But the victim was experiencing the evolutionary, biological Freeze Response. The nervous system, not the conscious mind, was making the decisions.

The New Vagal Circuit evolved more recently in mammals. It engages “heart-up” functions that deal with interactions with others: quality of voice, expressivity of facial muscles, and breath rate. When activated, this Vagal Circuit puts us in a social, healing mode rather than Survival Mode.

Branch of the Autonomic Nervous System Role in Trauma
Sympathetic  In an emergency, it puts us into Fight or Flight Response.
Parasympathetic / Old Vagal Circuit In an emergency, it puts us into a Freeze Response. In non-emergencies, it turns on healing processes.
Social-Parasympathetic / New Vagal Circuit When activated, it prevents us from having chronic Fight/Flight/Freeze responses and turns on social/healing processes.


Vagal tone and trauma recovery

At the beginning, I said trauma can become stuck in the body, when the nervous system remains in the defense mechanism of fight, flight, or paralysis. So how do we heal trauma? How do we help the nervous system shift into balance after a fight, flight or freeze response?

We strengthen vagal tone.

Vagal tone is the degree of activity happening in the parasympathetic nervous system. It supports the regenerative, healing state of our nervous system. Strong vagal tone means we can shift into Healing Mode rather than being stuck in Survival Mode.

Although vagal tone activates both Parasympathetic states of the nervous system, it is critical in recovering from a Freeze Response. Strengthening vagal tone helps us be present to the moment, to our bodies and to others. This sense of embodiment and safety can prevent future Freeze Responses.

How to support vagal tone for releasing trauma

Here are three ways to build stronger vagal tone: 

Meo Energetics Vagal Tone™ — John developed our best-selling blend Vagal Tone, available here, because he realized that most of his clients struggled to shift from Sympathetic into Parasympathetic. He originally created it to support his clients with digestion, detoxification, and anti-inflammation. As we delved into researching the vagal nerve, however, we learned that vagal tone plays an important role in accessing intuition and healing trauma.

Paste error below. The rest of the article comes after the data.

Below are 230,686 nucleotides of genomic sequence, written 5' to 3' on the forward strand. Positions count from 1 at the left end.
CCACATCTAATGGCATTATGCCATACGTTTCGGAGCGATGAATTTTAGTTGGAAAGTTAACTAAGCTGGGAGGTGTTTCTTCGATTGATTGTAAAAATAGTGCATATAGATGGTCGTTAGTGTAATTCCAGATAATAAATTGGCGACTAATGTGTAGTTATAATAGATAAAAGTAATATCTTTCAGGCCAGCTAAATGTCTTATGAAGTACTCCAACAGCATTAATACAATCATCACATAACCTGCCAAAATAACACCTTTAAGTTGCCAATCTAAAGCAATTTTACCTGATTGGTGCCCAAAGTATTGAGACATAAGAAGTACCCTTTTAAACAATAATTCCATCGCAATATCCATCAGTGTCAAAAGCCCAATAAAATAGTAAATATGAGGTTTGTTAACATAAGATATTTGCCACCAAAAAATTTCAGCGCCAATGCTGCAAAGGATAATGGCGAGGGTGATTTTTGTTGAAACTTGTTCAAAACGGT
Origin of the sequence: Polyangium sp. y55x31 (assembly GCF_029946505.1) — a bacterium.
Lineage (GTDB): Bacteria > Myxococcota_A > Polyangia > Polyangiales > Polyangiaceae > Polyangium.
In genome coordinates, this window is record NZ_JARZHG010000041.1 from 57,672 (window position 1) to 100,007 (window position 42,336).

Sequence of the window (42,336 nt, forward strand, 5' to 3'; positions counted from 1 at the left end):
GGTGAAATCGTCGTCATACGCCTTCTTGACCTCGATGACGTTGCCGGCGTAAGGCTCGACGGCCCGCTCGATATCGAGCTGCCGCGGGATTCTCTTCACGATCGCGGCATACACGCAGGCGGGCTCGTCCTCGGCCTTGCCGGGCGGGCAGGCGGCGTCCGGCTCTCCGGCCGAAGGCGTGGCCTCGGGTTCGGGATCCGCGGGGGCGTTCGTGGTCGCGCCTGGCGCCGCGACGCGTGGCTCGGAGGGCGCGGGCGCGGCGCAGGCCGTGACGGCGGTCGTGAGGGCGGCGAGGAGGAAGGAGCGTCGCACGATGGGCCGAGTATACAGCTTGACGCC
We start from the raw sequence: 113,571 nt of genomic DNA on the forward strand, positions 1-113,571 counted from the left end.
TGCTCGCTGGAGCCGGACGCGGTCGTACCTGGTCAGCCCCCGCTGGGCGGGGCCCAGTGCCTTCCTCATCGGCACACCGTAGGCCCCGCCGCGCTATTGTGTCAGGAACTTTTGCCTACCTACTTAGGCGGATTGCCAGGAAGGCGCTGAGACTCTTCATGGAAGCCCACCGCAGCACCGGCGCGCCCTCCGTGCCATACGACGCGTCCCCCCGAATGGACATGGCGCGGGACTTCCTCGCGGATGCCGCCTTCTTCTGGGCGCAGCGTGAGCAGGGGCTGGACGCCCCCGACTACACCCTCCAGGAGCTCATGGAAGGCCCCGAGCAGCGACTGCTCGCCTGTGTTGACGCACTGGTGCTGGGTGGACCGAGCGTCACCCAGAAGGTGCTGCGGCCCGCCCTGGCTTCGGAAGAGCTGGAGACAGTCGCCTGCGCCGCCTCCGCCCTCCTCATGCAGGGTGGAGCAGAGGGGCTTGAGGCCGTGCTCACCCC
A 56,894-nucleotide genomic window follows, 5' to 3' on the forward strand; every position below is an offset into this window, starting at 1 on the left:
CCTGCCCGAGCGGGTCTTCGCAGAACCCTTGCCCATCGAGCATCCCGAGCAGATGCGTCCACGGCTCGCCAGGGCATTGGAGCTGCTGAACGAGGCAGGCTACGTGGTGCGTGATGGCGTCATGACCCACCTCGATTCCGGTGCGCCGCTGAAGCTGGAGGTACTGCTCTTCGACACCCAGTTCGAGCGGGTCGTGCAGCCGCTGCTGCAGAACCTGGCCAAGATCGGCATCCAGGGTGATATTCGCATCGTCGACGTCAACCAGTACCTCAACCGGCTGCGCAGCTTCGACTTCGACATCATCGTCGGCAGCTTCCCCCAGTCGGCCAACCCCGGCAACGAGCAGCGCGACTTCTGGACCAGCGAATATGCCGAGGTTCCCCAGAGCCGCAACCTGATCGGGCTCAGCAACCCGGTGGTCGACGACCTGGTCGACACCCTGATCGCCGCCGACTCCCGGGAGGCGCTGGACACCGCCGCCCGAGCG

Receiving tenderness — A tender touch or a hug communicates primal safety directly into our nervous system. This stimulates the New Vagal Circuit. In the same way, calm tones of voice or seeing a genuine smile literally tells our nervous system to chill out. Animal therapy is powerful for this reason, as tenderness shared with any mammal delivers messages of safety directly to the nervous system.

Accessing play — If you watch puppies or kittens wrestle, you are watching these mammals engage their New Vagal Circuit. Playfulness fosters connection and growth, and is just as important for human animals. Dancing, singing, playing music, cuddling, and being with an animal can all shift us into using our New Vagal Circuit.

More Information on Vagal Tone and Trauma Healing

I highly recommend that clinicians, particularly therapists, learn more about the Polyvagal Theory as it applies to trauma healing. Here are two resources: